The Federal Top Gun shell is a Riefenhauser hull with a stamped steel head. Shot hardness testing conducted by Neil Winston shows that Top Gun shot (sometimes claimed to be 4% antimony) is softer than than the 6% Gold Medal / Federal Paper shot. The Top Gun hull is reloadable, but a “once and toss them” affair as far as I'm concerned. According to Federal (as of July, 2016) Top Gun shells are 3.5% antimony while Gold Medals are 5% or greater.

The Fiocchi White Rino is part of the Fiocchi “Exacta” line, using 5% antimony shot, Alliant propellants, and a Riefenhauser hull. They have been very consistent, excellent performers for me over the years.

Remington's new American Field & Clays load uses a compression-formed hull, 4% antimony shot dropped from the Remington Shot tower which is then carefully screened. Prices vary, but Cabela's was offering them for $67.49 per case, including delivery. Of the loads discussed here, the American Field & Clays are easily the best choice for reloading. Scott Hanes summed it up:

The hulls are the same construction as STS/Nitro27, Gun Club, Game Loads, ShurShot. The hulls ARE skived at the mouth like STS/Nitro27 (unlike the others, which are not skived)

The primer is the STS/Nitro27 primer (brass primer cup, brass anvil and steel battery cup)

The head is brass-plated steel like all the above except STS/Nitro27

The crimp is 8-point for 12/20; 6-point for 28 and 410.

The WADS are Remington: GL12 in 1-1/8oz, TGT12 in 1 oz, RXP20 in 20 gauge, PT28 in 28 gauge, and SP410 in .410 bore.”

The Browning BPT loads are not Browning product at all, but just applying Browning logos and Browning-inspired packaging to Olin-Winchester product. Frustratingly, Winchester claims the antimony content is proprietary (translation: they are relatively low-antimony at around 3% or less), the shells are not reloadable, but they have cosmetic appeal.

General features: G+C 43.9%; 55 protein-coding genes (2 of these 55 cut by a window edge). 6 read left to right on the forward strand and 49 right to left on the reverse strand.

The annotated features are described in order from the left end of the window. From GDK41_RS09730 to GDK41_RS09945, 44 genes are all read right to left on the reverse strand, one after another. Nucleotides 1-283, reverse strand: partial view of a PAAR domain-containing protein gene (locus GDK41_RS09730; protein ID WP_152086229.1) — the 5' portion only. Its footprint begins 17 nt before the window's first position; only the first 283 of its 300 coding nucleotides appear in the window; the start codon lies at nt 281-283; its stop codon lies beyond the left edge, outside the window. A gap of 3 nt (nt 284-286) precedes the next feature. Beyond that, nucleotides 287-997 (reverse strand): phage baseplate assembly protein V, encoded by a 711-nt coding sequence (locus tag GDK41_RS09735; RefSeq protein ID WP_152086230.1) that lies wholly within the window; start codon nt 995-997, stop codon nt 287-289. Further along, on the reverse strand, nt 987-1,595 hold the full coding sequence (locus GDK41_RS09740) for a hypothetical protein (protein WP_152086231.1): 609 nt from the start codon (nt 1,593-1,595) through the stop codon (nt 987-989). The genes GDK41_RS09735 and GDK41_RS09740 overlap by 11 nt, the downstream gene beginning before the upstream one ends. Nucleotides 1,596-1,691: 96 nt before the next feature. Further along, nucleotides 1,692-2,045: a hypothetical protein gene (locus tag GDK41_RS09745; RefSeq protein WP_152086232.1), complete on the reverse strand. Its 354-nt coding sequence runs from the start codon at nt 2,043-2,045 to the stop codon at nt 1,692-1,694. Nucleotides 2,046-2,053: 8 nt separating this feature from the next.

Federal Top Guns at an appealing price point, but the shells themselves are not wonderfully consistent. With a Modified Choke at 40 yards, one shot can throw a 58% pattern, with the very next shell throwing 68%. That is exactly what is demonstrated on video here: https://youtu.be/4lLkh7NP5ig . Inside the Top Gun hull, the shot does vary in diameter somewhat, a few pellets are deformed, but still the Top Gun shot is far better than average for an economical shell.

Browning BPT loads are attractively packaged, good for those that are addicted to the Browning logo perhaps, but they are lackluster shotshells. The shot is, to put it mildly, of stunningly miserable quality. Not only do the pellets vary widely in size, but numerous pairs of pellets are welded together. It is the nastiest, most random collection of pathetic junk-level shot I've seen in a shotshell for some time. These pellets could not possibly have been screened.

Fiocchi White Rino loads in times past have been excellent, both consistent and throwing high pattern percentages. The shot is more consistent than in most shotshells as well, but there were just a couple of larger diameter, grayish-looking pellets per shell.

The Remington American Field & Clay loads has easily the best-looking, most consistent, most uniform shot, beating out the Fiocchi shells.

In the next installment, we will look at pattern performance: http://www.randywakeman.com/WhoMakestheBetterTargetandDoveShellsPartTwo.htm .

Copyright 2016 by Randy Wakeman. All Rights Reserved.